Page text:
Self-love is seen by many as a futile, even narcissistic pursuit. With influencers urging you to love yourself without much substance to their advice, the concept of self-love may seem like an empty one. However, there is lots of scientific evidence suggesting that self-love can have a positive impact on your mental health, self-esteem, and overall life satisfaction.
Modern society creates so much pressure on people — whether it’s pressure to achieve status, wealth, or beauty — that it can sometimes feel easier to focus on our failures and ignore the areas where we have grown. This strive for perfection can make us forget to take care of our basic needs, such as psychological safety, companionship, and personal creativity.
Self-love is not selfish. Self-love is about acknowledging the need to take care of our needs, not our wants, and to work towards self-betterment instead of sacrificing our needs to prioritize the happiness of others.
The self-positivity bias
Nowadays, the definition of self-love has moved away from its traditional negative connotations such as narcissism and selfishness. It is seen as a positive psychology practice which can help people better manage their emotions and their mental health.
As Jeffrey Borenstein, President of the Brain & Behavior Research Foundation, puts it: “Self-love is a state of appreciation for oneself that grows from actions that support our physical, psychological and spiritual growth. Self-love means having a high regard for your own well-being and happiness. Self-love means taking care of your own needs and not sacrificing your well-being to please others.”
The scientific term for self-love is self-positivity bias, which is defined as the way people rate themselves as possessing more positive personality traits and displaying more positive behaviors than the average population.
Cultivating this self-positivity bias has many evidence-based benefits. Eric Fields and Gina R. Kuperberg, both researchers from the Department of Psychology at Tufts University, explain that: “Positively biased self-views are argued to be a key component of healthy psychological functioning, influencing self-esteem, motivation, and determination. Indeed, a lack of a self-positivity bias (or even a self-negativity bias) may contribute to mood and anxiety disorder.”
Here are some of the evidence-based benefits of self-love, or self-positivity bias:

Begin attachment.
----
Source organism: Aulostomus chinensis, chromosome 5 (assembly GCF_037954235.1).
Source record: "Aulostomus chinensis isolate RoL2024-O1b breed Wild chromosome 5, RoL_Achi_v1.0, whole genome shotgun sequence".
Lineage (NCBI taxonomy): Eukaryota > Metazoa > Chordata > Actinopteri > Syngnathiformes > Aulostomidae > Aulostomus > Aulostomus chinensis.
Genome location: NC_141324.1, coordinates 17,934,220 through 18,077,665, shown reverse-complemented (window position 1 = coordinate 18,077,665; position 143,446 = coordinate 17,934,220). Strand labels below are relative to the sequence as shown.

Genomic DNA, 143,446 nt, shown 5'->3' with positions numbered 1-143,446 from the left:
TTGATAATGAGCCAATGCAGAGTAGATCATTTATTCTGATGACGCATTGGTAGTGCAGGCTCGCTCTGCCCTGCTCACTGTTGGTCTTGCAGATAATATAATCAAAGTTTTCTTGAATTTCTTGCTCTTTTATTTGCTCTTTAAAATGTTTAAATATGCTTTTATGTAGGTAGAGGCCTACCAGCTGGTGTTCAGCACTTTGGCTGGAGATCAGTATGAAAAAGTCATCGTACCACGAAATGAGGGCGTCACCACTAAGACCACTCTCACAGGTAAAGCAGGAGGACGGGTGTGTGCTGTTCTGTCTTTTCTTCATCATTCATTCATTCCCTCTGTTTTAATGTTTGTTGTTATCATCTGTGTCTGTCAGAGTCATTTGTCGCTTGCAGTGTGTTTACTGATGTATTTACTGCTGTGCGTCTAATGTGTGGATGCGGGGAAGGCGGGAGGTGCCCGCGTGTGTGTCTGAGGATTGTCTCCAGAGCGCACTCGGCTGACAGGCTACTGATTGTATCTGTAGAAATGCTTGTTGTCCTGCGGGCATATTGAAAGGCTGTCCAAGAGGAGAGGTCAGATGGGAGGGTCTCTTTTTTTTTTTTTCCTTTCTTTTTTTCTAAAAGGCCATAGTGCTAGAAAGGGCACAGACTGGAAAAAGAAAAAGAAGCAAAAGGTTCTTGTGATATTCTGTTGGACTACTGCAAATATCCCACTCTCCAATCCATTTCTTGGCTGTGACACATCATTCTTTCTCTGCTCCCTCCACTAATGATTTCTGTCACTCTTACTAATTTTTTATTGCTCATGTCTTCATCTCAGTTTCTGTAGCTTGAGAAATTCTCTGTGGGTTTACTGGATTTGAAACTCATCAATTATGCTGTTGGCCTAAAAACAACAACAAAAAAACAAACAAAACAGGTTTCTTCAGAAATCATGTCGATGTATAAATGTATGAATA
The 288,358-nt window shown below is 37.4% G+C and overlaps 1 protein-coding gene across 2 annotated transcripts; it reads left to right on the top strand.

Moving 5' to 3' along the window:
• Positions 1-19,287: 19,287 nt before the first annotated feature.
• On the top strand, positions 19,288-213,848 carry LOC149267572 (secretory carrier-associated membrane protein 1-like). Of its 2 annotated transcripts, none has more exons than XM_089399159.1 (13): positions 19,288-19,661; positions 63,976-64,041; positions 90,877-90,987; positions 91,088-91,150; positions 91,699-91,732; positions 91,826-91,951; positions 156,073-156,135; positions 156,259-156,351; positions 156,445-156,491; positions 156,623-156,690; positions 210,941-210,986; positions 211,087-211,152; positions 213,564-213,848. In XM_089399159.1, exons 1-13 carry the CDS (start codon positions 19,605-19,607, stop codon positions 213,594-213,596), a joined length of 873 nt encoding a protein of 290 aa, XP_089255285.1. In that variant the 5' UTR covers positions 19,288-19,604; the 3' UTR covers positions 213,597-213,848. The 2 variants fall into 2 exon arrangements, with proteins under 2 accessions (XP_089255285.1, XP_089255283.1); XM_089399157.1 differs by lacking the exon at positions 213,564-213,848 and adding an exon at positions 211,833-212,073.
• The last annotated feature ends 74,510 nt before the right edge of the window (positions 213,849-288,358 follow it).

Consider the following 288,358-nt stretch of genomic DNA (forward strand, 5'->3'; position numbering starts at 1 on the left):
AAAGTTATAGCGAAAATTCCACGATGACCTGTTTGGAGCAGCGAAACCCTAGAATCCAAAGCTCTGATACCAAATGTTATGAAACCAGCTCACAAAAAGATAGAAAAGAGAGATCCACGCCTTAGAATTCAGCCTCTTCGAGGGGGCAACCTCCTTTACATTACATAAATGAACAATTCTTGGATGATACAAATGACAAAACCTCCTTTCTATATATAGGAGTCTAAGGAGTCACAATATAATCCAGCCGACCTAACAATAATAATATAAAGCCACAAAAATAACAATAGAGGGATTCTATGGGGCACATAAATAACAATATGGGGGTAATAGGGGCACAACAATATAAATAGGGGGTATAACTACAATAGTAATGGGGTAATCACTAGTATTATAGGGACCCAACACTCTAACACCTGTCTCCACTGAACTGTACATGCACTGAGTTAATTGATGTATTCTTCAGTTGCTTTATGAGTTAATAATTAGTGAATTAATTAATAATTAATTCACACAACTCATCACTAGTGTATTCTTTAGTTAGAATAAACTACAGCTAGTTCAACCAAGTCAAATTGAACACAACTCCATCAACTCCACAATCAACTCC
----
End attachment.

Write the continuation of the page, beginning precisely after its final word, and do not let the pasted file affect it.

- Better mental health
- More self-acceptance
- Higher self-esteem
- More motivation
- Stronger determination
- Increased self-awareness
- Less anxiety
- Better sleep
The great news is that, even though it may be more difficult for some people compared to others, anyone can learn how to practice self-love.
Five ways to practice self-love
Fundamentally, self-love is mostly about managing our inner critic so we can develop a more nuanced view of our failures, and appreciate all our effort and personal growth in a kind, loving, and respectful way towards ourselves.
- Avoid negative self-talk. In her book, Dr. Kristin Neff asks: “What type of language do you use with yourself when you notice a flaw or make a mistake? Do you insult yourself or do you take a more kind and understanding tone? If you are highly self-critical, how does that make you feel inside?” Paying attention to how you internally talk to yourself is the most important step in learning how to cultivate self-love.
- Create personal rituals. The main difference between habits and rituals is how aware and intentional you are. Rituals are meaningful practices with a deep sense of purpose. Take time out of your busy day for self-care rituals, whether it’s giving love to your body by exercising, or giving love to your mind by meditating.
- Set healthy boundaries. It can be hard to love yourself when people around you are not respecting your time or acknowledging your value, whether at work or in your daily life. Getting out of the yes autopilot and learning to say no to protect your time and energy is a powerful way to practice self-love.
- Be compassionate towards yourself. Self-compassion is very similar to being compassionate towards other people. It consists in noticing that you are suffering and offering yourself understanding and kindness. As Dr. Kristin Neff puts it: “You may try to change in ways that allow you to be more healthy and happy, but this is done because you care about yourself, not because you are worthless or unacceptable as you are.”
- Make space for self-reflection. Sometimes, things don’t go to plan. Instead of blaming yourself, fail like a scientist so you can learn from these failures and use them as an opportunity for personal growth. Self-reflection can take the form of a journaling practice, a weekly review, or a regular meeting with a trusted friend to reflect on your recent experiences and challenges.
As you can see, just a few changes can nurture more self-love. These changes can be as simple as appreciating our hard work and efforts without being overly or harshly critical, adopting healthy rituals, and setting healthy boundaries.
Self-love can lead to better mental health, higher self-esteem, more motivation, and many other evidence-based benefits. It doesn’t need to be cheesy. Give it a try, and don’t forget about the power of self-reflection. Failure is not the end of the world, it’s an opportunity for learning and personal growth.